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The Difference Between Cannabinoids
and Terpenes in CBD Oil

cbd oil

With the CBD market set to hit $20 billion by 2024, it's no wonder that producers are seeking to differentiate their products.

One of the newer ways is through the inclusion of terpenes in CBD oil.

These compounds can provide some additional benefits, but most people aren't even aware of their presence in cannabis and hemp.

So, if you want to know the difference and decide whether or not full-spectrum extracts are what you're looking for... read on and we'll help to explain the difference.

Cannabinoids: CBD, THC, and Others

The cannabis plant is much more complex than most believe. The first category of substances contained within, cannabinoids, are the primary components that people look for in cannabis.

THC is the stuff that gets people stoned.

For that reason, its content is strictly controlled in CBD oils. Anything over 0.3% is illegal on the federal level, although some states within the US and other countries have legalized it.

While it seems to have some level of medicinal properties, it's not the go-to cannabinoid when it comes to medicine.

THC is an interesting compound on its own and cannabis has been selectively bred for years to increase the content. These days high levels of THC and low CBD are normal in the flower, extracts, and other recreational products sold through dispensaries.

Cannabidiol, or CBD, is the main component of medical concern these days.

CBD has shown some amazing anti-inflammatory properties that are of use to those who suffer from chronic ailments like arthritis.

In addition, the compound has shown quite a few different properties that seem to help with sleep disorders, mental issues like insomnia and depression, and even promote heart health.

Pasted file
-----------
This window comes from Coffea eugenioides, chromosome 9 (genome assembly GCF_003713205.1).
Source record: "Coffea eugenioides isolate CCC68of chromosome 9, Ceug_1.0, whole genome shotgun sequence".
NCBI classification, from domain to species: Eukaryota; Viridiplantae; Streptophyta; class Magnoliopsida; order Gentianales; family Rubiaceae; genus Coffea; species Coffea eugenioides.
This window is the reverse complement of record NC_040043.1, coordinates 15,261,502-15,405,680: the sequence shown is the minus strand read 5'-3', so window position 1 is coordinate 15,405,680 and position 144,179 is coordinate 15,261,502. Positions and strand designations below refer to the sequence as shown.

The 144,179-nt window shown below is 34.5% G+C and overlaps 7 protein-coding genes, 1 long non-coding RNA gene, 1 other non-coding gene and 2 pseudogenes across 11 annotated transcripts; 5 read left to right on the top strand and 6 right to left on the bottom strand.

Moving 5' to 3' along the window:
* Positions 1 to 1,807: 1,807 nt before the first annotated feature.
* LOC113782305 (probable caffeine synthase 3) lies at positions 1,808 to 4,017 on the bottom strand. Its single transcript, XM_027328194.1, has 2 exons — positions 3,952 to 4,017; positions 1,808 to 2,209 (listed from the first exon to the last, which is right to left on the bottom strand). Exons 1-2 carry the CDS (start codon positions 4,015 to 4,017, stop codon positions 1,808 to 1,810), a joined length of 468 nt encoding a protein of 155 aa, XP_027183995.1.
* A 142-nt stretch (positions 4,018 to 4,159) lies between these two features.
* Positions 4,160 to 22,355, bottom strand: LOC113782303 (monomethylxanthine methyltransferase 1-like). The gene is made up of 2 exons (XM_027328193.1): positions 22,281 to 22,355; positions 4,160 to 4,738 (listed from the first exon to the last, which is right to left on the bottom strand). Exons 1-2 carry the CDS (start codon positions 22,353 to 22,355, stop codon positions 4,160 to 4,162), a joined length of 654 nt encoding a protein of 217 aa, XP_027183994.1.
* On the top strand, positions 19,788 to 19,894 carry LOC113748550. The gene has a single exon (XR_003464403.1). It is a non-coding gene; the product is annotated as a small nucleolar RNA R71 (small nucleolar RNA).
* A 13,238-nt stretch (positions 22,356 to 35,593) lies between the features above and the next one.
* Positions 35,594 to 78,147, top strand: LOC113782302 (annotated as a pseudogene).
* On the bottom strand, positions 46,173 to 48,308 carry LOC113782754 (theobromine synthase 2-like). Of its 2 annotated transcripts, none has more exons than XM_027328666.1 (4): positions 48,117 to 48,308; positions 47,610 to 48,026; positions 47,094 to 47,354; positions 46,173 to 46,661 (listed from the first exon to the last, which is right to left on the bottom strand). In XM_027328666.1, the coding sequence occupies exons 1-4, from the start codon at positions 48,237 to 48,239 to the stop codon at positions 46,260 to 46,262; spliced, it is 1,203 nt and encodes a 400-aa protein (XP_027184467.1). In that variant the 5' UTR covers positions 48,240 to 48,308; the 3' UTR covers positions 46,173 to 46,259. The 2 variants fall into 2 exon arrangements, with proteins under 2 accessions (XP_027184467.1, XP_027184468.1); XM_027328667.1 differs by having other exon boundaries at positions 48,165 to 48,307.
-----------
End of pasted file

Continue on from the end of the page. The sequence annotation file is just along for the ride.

What is known is that CBD has a ton of medicinal properties and more are being uncovered all the time.

Other Cannabinoids
There are many other compounds that are classified as cannabinoids in both hemp and cannabis plants.

These include compounds like CBG, a precursor to both CBD and THC that appears to help with osteoporosis.

There is also THCV, a psychoactive compound that produces a buzz at high doses but acts similarly to CBD at lower doses.

The last commonly studied component is CBN which is a different compound chemically but produces similar effects to CBD in many cases.

Each of these compounds is currently being studied s more and more people adopt a better view of the cannabis and hemp plants as a medicinal aid rather than just a black market plant which people use recreationally.

Let's Talk Aromatics: Terpene Compounds

Terpenes have a different chemical "backbone" than you'll find with cannabinoids. They're the aromatic compounds that form the flavor and aroma of the flower and vary widely between the different strains of the plant.

They've been selected for in many cases. If you're a recreational user then you've probably found the difference in strains already, but you most likely didn't know that these compounds also cause different effects.

Individually, terpenes can also inhibit or catalyze the growth of different cannabinoids but their importance doesn't end there.

The terpene profile of a plant can change the subjective effects when one takes the whole flower or extracts which are full-spectrum.

Terpene compounds are widely used in aromatherapy, but they also seem to have their own effects. Some of those present in cannabis and hemp plants have been studied extensively, others are just now being recognized as being of importance.

Some of the better-studied terpenes are as follows...

Myrcene is the primary aromatic component of cannabis.

It has a smell that resembles cloves and seems to contribute to the overall sedative effect of some strains of cannabis.

It really only seems to occur in cannabis and mangoes in the wild. While it makes up the bulk of the terpenes in most cannabis strains it's actually not responsible entirely for the "bud" smell.

Linalool is the main constituent of the distinctive pot smell. Most recreational strains have a considerable amount of it and pretty much any variety of cannabis or hemp has it in some capacity.

It seems to show similar effects to CBD, including anti-inflammatory and anticonvulsant properties.

Ever get some bud with a citrus smell? While Sour Diesel is the most prominent strain containing significant amounts of this terpene it's present in many across the board.